There was time for a mid-afternoon visit to the press room at the Louisiana state capitol. Ed Anderson was sitting at his desk. He said he had been sick for four days and was busy. Contact him again soon. Marcia Shuler of The Advocate was again away from her desk in the Baton Rouge paper’s office. I also spoke with Melinda Deslatte of the Associated Press and gave her a more complete packet of materials. She said to let her know if I had plans to do anything in Baton Rouge. She said that the AP had already produced a short announcement of my candidacy based on the Times-Picayune story. What about the other Democratic candidates? Deslatte did not think that any of them had campaigned in Louisiana yet except for Wesley Clark who was in the state a month ago.

Another newspaper that remained to be visited was the weekly in Port Allen, where the Motel 6 was located. Chris Chatelain, editor of the Port Allen West Side Journal, had time that afternoon. Another man was sitting at a table in the office. I mistook him for Chatelain. After he straightened me out, we had a short, but thorough interview sitting at the same table. Chatelain was well-versed in local economic conditions and interested in what I had to say.

That evening, I broke down and had my first full-scale restaurant meal. I could not resist the temptation to indulge in the day’s special, a prime-rib dinner, at Shoney’s restaurant in Port Allen, which was just down the road from the motel. The prime rib was incidental, I found, to the sumptuous buffet including many of my favorite foods. Previously, I had sometimes eaten at Wendy’s after discovering that the 99 cent hamburger was not that inferior to hamburger meals costing several times that amount.

The Shoney’s dinner showed me that a larger life was available to me gastronomically if I chose to take advantage of it. On the other hand, my skimpy eating had brought my weight down. That’s another advantage of having an active political campaign- quite effective if you’re an underdog candidate.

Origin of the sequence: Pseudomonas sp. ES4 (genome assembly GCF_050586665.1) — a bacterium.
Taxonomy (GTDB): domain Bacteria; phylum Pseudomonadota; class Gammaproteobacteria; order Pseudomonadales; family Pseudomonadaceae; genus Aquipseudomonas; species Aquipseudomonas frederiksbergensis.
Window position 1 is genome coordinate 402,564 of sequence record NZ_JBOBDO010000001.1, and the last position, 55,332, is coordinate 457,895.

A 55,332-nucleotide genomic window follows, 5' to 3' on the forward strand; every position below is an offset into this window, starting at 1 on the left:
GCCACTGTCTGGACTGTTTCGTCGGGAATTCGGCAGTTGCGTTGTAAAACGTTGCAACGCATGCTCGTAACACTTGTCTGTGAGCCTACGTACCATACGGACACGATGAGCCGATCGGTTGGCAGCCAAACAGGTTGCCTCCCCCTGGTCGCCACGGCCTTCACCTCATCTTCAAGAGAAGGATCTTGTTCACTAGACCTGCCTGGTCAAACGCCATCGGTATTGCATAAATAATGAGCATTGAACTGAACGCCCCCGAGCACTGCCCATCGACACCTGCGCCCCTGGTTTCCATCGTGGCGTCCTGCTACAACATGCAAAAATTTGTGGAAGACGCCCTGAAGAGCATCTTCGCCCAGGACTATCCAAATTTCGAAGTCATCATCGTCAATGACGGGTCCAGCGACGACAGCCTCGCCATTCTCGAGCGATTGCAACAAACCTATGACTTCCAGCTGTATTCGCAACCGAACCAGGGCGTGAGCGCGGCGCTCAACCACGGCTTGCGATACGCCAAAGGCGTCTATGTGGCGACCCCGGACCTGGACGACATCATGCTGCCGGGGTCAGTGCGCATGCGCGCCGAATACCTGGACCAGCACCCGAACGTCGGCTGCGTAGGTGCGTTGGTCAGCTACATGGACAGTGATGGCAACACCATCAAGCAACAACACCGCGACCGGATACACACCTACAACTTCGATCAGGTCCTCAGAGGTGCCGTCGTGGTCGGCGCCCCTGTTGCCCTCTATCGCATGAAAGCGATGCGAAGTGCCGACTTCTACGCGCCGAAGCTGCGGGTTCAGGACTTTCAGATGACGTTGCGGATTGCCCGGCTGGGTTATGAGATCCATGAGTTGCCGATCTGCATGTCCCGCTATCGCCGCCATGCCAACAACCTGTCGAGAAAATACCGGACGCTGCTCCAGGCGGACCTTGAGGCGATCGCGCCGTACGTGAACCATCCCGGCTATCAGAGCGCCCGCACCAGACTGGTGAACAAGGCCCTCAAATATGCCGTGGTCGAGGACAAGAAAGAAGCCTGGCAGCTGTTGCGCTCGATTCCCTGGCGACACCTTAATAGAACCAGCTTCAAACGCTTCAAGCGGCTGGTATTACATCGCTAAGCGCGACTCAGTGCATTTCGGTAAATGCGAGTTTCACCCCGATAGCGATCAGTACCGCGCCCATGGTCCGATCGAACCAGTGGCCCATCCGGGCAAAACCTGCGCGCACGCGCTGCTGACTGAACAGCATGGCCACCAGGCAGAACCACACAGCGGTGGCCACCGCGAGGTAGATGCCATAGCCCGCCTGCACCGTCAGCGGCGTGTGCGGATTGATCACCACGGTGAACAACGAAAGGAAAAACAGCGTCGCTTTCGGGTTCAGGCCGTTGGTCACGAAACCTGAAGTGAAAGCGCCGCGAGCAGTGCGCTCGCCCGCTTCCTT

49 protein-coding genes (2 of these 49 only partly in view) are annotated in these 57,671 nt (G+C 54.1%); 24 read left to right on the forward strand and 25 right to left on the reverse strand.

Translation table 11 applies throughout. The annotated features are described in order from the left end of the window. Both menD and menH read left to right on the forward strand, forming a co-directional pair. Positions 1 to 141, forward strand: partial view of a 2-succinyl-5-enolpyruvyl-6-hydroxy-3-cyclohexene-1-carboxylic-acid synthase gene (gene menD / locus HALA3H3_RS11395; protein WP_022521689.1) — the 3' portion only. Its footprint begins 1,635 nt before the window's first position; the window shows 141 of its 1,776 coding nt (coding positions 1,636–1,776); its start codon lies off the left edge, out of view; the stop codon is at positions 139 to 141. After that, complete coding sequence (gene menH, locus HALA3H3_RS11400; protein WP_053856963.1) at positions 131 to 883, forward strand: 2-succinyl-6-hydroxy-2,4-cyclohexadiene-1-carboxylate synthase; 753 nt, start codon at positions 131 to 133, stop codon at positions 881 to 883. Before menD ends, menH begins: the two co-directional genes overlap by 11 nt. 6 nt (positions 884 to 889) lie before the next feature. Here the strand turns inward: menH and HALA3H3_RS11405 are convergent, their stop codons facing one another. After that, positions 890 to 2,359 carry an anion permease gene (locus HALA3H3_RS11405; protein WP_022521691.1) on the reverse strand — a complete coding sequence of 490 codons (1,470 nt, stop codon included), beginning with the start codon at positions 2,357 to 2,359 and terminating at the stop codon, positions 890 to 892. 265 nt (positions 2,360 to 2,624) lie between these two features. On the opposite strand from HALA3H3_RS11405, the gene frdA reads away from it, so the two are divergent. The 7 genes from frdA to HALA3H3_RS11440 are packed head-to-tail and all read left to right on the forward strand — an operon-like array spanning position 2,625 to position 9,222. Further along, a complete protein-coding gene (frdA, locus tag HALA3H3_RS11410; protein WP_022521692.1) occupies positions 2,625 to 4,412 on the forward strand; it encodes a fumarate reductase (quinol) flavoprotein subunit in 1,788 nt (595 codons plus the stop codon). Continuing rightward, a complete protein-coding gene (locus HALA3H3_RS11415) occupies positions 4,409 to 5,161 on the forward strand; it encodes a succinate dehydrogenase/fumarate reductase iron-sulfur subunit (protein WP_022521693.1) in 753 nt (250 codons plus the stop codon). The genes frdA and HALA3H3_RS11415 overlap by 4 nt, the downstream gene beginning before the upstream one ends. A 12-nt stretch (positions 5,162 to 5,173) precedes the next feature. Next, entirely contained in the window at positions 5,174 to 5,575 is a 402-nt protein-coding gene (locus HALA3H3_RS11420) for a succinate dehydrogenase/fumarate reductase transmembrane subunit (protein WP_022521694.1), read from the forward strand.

I should also mention that long evenings in motel rooms provided me a continuing vista on the world through cable television. The Motel 6 rooms offered more than a dozen channels including CNN, HBO, public television, and the local news. The most important programming for me was, of course, election-night coverage of the Democratic presidential primary. Such programming took place on successive Tuesdays. On Tuesday, February 3rd, I had watched reporting of South Carolina’s, Missouri’s, Oklahoma’s and several other states’ primary results. Next week, in my Natchitoches motel room, I had watched the results come in from Tennessee and Virginia. Clark and Edwards had each won a primary on the 3rd. Everything else went to Kerry. Edwards’ South Carolina victory was sullied by his failure to win the two southern states on February 10th.

The Wisconsin primary on February 17th was said to be Howard Dean’s do-or-die. He had promised to drop out if he did not win that primary, but had then waffled a bit. The Wisconsin primary gave a boost to John Edwards, not expected to do well in that region. Edwards had pushed the trade issue and finished second by five percentage points. He delivered the quip of the night directed at Kerry: “Warning, the object behind you is closer than it looks.”

After he lost Wisconsin, Dean did formally withdraw. Clark had done so already. The race was narrowing down to Edwards and Kerry. While another primary took place in three small western states on February 24th, the pundits were biding their time until the real contest on “Super Tuesday”, March 2nd. That would be the day when New York, California, Ohio, Massachusetts, Georgia, and four other states would hold primaries. There would also be a caucus in my own state, Minnesota.